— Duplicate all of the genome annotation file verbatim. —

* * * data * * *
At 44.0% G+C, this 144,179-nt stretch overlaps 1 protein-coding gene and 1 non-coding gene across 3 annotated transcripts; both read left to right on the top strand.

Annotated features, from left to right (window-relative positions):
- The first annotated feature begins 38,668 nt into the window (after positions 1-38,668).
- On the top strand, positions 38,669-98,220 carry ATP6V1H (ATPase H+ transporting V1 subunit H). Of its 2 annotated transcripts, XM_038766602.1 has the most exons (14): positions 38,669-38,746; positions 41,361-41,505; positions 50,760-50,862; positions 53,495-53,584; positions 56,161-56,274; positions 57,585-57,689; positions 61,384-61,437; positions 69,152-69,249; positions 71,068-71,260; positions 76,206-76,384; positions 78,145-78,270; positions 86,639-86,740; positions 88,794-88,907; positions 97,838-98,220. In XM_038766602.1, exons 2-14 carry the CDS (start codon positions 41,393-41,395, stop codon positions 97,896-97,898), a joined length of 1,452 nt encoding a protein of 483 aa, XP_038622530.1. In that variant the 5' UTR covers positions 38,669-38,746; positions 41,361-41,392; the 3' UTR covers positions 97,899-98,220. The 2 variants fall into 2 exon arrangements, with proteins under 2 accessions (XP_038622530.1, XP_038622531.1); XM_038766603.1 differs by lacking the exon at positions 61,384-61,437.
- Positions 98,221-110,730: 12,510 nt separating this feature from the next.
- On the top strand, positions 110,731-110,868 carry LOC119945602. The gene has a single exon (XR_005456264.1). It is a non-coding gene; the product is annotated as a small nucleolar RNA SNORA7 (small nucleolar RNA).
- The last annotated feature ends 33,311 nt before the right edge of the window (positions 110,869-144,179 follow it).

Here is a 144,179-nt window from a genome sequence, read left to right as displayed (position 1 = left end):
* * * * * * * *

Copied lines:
At 44.0% G+C, this 144,179-nt stretch overlaps 1 protein-coding gene and 1 non-coding gene across 3 annotated transcripts; both read left to right on the top strand.

Annotated features, from left to right (window-relative positions):
- The first annotated feature begins 38,668 nt into the window (after positions 1-38,668).
- On the top strand, positions 38,669-98,220 carry ATP6V1H (ATPase H+ transporting V1 subunit H). Of its 2 annotated transcripts, XM_038766602.1 has the most exons (14): positions 38,669-38,746; positions 41,361-41,505; positions 50,760-50,862; positions 53,495-53,584; positions 56,161-56,274; positions 57,585-57,689; positions 61,384-61,437; positions 69,152-69,249; positions 71,068-71,260; positions 76,206-76,384; positions 78,145-78,270; positions 86,639-86,740; positions 88,794-88,907; positions 97,838-98,220. In XM_038766602.1, exons 2-14 carry the CDS (start codon positions 41,393-41,395, stop codon positions 97,896-97,898), a joined length of 1,452 nt encoding a protein of 483 aa, XP_038622530.1. In that variant the 5' UTR covers positions 38,669-38,746; positions 41,361-41,392; the 3' UTR covers positions 97,899-98,220. The 2 variants fall into 2 exon arrangements, with proteins under 2 accessions (XP_038622530.1, XP_038622531.1); XM_038766603.1 differs by lacking the exon at positions 61,384-61,437.
- Positions 98,221-110,730: 12,510 nt separating this feature from the next.
- On the top strand, positions 110,731-110,868 carry LOC119945602. The gene has a single exon (XR_005456264.1). It is a non-coding gene; the product is annotated as a small nucleolar RNA SNORA7 (small nucleolar RNA).
- The last annotated feature ends 33,311 nt before the right edge of the window (positions 110,869-144,179 follow it).

Here is a 144,179-nt window from a genome sequence, read left to right as displayed (position 1 = left end):